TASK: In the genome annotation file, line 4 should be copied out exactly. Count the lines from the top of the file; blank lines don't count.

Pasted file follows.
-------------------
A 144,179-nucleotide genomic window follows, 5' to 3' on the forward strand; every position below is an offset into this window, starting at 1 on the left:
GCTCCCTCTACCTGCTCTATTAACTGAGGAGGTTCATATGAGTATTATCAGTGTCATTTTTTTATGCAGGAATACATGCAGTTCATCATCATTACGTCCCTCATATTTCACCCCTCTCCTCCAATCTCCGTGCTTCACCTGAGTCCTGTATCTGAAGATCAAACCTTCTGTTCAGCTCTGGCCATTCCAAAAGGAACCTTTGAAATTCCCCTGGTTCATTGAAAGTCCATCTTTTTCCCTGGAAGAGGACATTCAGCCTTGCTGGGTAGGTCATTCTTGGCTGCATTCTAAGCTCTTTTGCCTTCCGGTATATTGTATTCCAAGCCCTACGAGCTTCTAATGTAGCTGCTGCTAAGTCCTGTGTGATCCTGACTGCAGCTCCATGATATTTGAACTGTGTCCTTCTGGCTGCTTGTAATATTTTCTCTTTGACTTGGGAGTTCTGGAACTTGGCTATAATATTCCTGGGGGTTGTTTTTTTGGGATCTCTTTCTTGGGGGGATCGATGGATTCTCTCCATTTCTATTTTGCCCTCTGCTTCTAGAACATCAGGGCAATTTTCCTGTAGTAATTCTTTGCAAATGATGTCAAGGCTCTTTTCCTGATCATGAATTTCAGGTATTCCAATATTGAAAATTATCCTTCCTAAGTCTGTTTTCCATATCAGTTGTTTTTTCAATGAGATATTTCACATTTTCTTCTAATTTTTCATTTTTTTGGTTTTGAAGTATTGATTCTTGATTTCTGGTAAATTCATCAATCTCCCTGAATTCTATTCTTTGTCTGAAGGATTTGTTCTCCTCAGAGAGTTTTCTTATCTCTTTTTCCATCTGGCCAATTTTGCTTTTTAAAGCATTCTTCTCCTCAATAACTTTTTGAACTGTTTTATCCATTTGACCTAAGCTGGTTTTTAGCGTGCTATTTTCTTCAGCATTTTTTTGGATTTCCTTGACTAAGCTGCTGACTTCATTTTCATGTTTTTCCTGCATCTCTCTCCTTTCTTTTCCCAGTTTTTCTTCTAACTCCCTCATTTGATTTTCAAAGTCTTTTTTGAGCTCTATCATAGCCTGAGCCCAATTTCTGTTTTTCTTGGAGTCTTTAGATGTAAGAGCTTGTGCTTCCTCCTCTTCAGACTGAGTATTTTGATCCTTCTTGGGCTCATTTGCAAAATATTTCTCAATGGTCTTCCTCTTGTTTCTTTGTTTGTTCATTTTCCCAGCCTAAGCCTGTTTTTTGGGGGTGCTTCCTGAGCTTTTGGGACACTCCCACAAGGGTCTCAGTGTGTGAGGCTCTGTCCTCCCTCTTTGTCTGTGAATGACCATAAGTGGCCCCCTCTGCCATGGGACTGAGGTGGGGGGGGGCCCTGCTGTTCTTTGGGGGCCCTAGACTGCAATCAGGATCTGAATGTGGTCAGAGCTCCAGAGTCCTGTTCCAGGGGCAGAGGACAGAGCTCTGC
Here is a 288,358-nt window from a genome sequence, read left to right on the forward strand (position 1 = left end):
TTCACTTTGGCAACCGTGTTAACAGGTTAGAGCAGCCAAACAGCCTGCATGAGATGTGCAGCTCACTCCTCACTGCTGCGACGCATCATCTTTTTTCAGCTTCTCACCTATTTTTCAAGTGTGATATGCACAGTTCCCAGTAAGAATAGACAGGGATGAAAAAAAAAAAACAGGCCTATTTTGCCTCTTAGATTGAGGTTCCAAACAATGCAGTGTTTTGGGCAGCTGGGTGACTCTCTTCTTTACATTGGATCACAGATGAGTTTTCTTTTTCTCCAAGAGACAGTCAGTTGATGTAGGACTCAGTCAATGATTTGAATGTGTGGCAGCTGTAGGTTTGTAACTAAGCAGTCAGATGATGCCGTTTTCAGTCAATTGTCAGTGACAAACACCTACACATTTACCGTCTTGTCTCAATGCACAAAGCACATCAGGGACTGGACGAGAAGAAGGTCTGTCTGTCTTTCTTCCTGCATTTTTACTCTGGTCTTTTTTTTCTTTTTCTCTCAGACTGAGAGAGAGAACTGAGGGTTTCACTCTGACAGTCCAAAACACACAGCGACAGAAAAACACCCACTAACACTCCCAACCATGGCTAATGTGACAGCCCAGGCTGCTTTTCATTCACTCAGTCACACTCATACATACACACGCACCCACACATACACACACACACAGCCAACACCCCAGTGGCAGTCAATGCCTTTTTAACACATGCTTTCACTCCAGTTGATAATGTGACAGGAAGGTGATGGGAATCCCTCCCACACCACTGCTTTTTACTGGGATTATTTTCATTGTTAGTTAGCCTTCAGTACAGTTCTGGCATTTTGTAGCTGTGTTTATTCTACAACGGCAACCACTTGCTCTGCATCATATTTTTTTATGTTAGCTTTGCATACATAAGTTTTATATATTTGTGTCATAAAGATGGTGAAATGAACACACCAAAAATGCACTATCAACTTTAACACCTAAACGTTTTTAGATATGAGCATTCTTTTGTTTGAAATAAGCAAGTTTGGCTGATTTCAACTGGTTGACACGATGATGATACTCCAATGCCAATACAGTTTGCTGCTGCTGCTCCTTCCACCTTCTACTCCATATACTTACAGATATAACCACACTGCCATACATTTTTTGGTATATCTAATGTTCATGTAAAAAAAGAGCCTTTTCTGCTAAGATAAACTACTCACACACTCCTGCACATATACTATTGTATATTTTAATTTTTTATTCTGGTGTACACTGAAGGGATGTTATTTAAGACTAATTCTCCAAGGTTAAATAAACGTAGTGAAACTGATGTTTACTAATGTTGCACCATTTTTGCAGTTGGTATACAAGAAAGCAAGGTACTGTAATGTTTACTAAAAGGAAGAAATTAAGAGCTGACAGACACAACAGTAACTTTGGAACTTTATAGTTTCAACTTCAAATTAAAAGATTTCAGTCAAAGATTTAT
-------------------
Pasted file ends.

TTCACTTTGGCAACCGTGTTAACAGGTTAGAGCAGCCAAACAGCCTGCATGAGATGTGCAGCTCACTCCTCACTGCTGCGACGCATCATCTTTTTTCAGCTTCTCACCTATTTTTCAAGTGTGATATGCACAGTTCCCAGTAAGAATAGACAGGGATGAAAAAAAAAAAACAGGCCTATTTTGCCTCTTAGATTGAGGTTCCAAACAATGCAGTGTTTTGGGCAGCTGGGTGACTCTCTTCTTTACATTGGATCACAGATGAGTTTTCTTTTTCTCCAAGAGACAGTCAGTTGATGTAGGACTCAGTCAATGATTTGAATGTGTGGCAGCTGTAGGTTTGTAACTAAGCAGTCAGATGATGCCGTTTTCAGTCAATTGTCAGTGACAAACACCTACACATTTACCGTCTTGTCTCAATGCACAAAGCACATCAGGGACTGGACGAGAAGAAGGTCTGTCTGTCTTTCTTCCTGCATTTTTACTCTGGTCTTTTTTTTCTTTTTCTCTCAGACTGAGAGAGAGAACTGAGGGTTTCACTCTGACAGTCCAAAACACACAGCGACAGAAAAACACCCACTAACACTCCCAACCATGGCTAATGTGACAGCCCAGGCTGCTTTTCATTCACTCAGTCACACTCATACATACACACGCACCCACACATACACACACACACAGCCAACACCCCAGTGGCAGTCAATGCCTTTTTAACACATGCTTTCACTCCAGTTGATAATGTGACAGGAAGGTGATGGGAATCCCTCCCACACCACTGCTTTTTACTGGGATTATTTTCATTGTTAGTTAGCCTTCAGTACAGTTCTGGCATTTTGTAGCTGTGTTTATTCTACAACGGCAACCACTTGCTCTGCATCATATTTTTTTATGTTAGCTTTGCATACATAAGTTTTATATATTTGTGTCATAAAGATGGTGAAATGAACACACCAAAAATGCACTATCAACTTTAACACCTAAACGTTTTTAGATATGAGCATTCTTTTGTTTGAAATAAGCAAGTTTGGCTGATTTCAACTGGTTGACACGATGATGATACTCCAATGCCAATACAGTTTGCTGCTGCTGCTCCTTCCACCTTCTACTCCATATACTTACAGATATAACCACACTGCCATACATTTTTTGGTATATCTAATGTTCATGTAAAAAAAGAGCCTTTTCTGCTAAGATAAACTACTCACACACTCCTGCACATATACTATTGTATATTTTAATTTTTTATTCTGGTGTACACTGAAGGGATGTTATTTAAGACTAATTCTCCAAGGTTAAATAAACGTAGTGAAACTGATGTTTACTAATGTTGCACCATTTTTGCAGTTGGTATACAAGAAAGCAAGGTACTGTAATGTTTACTAAAAGGAAGAAATTAAGAGCTGACAGACACAACAGTAACTTTGGAACTTTATAGTTTCAACTTCAAATTAAAAGATTTCAGTCAAAGATTTAT